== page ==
The second wave of COVID-19 infections, which experts describe as more severe than the initial wave has hit the travel sector’s recovery process hard, particularly the airline industry.
According to Motilal Oswal’s latest report, the recent spike in COVID-19 cases in India weights heavily on the aviation sector with flyers confidence tanking, leading to further delays in the recovery of demand. It highlighted that daily passenger demand dropped by about 13% to around 246,600 passengers in the last week of March 2021 versus the last week of Feb 2021. “In April 2021, demand further fell by about 5% from the last week’s average of March 2021 to around 233,000 passengers per day.”
Nishant Pitt, CEO and Co-Founder of OTA platform EaseMyTrip, said there is at least 10 to 15% correction in future bookings across the travel industry (hotels and flights) as compared to February. “People don’t want their kids to voluntary go for such test since it’s painful for them, though the cancellations have not increased dramatically.”
The report said around one-third of total states in India have imposed further lockdowns and restrictions, but operations in the sector have not been curbed. “We keep our assumptions unchanged for now, with estimates of traffic recovering to pre-COVID levels by end of Dec 2021,” the report stated.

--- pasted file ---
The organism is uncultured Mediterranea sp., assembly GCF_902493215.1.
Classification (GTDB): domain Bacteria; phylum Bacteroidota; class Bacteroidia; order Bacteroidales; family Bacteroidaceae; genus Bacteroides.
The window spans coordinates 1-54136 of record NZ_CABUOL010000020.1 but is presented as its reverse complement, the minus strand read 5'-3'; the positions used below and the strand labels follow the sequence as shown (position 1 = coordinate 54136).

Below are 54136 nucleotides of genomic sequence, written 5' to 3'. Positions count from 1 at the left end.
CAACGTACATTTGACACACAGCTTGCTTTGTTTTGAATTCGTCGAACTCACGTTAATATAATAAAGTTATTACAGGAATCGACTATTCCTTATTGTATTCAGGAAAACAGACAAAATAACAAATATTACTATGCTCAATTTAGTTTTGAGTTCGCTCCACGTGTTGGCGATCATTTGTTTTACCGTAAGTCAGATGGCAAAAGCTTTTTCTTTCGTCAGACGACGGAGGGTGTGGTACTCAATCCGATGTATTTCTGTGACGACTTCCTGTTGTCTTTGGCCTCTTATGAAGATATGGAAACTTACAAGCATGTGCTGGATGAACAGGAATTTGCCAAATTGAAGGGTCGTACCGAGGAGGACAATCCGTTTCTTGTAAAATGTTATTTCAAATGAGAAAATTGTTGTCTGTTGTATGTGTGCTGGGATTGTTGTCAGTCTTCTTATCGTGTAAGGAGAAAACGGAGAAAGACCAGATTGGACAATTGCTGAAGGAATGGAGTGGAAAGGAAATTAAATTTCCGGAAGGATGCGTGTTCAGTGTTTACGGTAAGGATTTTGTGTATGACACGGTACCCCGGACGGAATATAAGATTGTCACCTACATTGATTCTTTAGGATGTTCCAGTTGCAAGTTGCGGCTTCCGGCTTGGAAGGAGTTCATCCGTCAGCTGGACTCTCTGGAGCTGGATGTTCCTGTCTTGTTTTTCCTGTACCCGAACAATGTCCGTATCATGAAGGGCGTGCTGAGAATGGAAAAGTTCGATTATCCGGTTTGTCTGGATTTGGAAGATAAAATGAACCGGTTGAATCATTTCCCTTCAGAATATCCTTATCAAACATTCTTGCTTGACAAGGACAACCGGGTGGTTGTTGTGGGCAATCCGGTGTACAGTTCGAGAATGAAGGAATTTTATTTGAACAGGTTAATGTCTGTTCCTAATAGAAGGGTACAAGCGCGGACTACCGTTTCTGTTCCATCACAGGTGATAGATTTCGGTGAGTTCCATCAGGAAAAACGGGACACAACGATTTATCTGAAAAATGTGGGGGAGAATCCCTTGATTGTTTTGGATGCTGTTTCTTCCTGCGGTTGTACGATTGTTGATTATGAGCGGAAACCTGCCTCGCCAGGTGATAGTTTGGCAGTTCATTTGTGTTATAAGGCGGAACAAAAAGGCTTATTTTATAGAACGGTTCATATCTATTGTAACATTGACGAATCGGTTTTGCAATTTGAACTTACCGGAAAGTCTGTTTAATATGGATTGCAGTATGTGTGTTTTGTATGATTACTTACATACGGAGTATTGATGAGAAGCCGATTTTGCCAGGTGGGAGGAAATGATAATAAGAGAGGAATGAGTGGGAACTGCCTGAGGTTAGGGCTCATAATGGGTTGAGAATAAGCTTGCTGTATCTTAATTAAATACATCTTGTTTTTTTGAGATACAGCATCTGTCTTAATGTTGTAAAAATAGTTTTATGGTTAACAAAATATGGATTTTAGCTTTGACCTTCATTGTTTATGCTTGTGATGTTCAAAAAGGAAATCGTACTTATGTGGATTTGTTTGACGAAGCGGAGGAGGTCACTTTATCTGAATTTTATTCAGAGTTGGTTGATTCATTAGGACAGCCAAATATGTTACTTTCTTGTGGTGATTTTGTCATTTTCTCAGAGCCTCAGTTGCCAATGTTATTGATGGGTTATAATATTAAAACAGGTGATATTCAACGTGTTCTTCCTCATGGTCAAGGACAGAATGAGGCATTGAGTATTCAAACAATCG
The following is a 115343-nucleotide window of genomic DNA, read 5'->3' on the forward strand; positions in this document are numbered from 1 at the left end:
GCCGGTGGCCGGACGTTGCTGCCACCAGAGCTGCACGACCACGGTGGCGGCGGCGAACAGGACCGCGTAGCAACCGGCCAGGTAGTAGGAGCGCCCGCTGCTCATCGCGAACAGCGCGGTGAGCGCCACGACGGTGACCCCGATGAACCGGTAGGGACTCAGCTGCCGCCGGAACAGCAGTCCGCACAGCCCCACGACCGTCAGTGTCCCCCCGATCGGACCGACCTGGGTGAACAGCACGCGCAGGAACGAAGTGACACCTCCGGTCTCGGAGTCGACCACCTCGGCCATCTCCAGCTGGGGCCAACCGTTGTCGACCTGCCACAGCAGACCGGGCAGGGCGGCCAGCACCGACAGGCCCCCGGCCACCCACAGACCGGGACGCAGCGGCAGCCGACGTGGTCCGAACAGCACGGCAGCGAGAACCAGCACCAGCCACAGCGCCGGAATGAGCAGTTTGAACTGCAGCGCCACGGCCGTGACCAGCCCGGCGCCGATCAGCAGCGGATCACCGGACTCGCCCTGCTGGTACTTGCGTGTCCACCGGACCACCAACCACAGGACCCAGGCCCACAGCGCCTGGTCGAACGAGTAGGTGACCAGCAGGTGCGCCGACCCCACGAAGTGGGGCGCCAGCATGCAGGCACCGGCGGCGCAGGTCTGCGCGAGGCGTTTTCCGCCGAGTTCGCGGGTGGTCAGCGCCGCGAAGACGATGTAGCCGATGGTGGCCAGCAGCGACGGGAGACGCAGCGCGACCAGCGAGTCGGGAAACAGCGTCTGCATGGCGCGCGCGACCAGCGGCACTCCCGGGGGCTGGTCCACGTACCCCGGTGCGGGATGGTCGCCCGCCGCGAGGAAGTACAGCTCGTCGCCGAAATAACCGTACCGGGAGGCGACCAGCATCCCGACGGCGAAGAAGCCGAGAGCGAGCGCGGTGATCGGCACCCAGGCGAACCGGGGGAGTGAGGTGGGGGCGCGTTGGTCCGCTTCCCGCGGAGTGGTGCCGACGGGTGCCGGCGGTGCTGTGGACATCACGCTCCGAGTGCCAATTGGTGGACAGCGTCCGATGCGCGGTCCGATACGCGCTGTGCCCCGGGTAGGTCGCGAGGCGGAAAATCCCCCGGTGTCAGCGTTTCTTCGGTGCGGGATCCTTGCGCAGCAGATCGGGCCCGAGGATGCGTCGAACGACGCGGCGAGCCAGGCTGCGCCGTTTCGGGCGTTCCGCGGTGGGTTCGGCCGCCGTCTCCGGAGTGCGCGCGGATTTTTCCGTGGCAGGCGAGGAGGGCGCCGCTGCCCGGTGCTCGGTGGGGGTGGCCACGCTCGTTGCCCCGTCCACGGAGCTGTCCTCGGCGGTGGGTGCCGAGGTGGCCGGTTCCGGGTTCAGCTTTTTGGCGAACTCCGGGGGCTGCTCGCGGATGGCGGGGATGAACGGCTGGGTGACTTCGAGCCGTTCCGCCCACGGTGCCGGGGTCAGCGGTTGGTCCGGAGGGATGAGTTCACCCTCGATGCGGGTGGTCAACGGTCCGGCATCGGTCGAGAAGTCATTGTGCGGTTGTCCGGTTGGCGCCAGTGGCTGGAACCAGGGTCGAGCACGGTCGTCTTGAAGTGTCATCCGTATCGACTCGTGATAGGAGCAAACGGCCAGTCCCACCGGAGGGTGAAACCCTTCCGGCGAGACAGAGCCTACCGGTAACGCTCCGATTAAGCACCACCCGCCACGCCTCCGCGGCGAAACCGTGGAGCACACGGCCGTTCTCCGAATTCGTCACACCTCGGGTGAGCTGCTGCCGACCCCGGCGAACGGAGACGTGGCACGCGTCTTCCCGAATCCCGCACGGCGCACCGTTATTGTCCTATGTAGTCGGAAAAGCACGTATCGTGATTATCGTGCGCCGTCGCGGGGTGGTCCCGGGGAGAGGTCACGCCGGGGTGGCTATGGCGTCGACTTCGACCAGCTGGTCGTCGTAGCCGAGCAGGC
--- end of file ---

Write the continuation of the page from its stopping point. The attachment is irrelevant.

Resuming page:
The rollout of vaccines in January did bring back the confidence of travellers in India, but the optimism was short-lived as the second wave swept across the globe at a faster pace infecting higher number of people. Even prior to the vaccination, the travel economy was picking up slowly. The recovery was primarily driven by northern and eastern states.
It has to noted that the airlines are facing additional issue of elevated crude oil prices which has jacked up their operational costs. The report highlighted that fact that demand for travel will remain low until the international segment comes back. Even though the developed regions like US and Europe are vaccinating a large percentage of their population, its not going to help the inbound travel segment.
“For India, only 16% of international inbound and outbound passengers are from the US and Europe, while the majority are from developing nations, where achieving 70% vaccination may take some more time than developed nations, further delaying demand recovery in India.”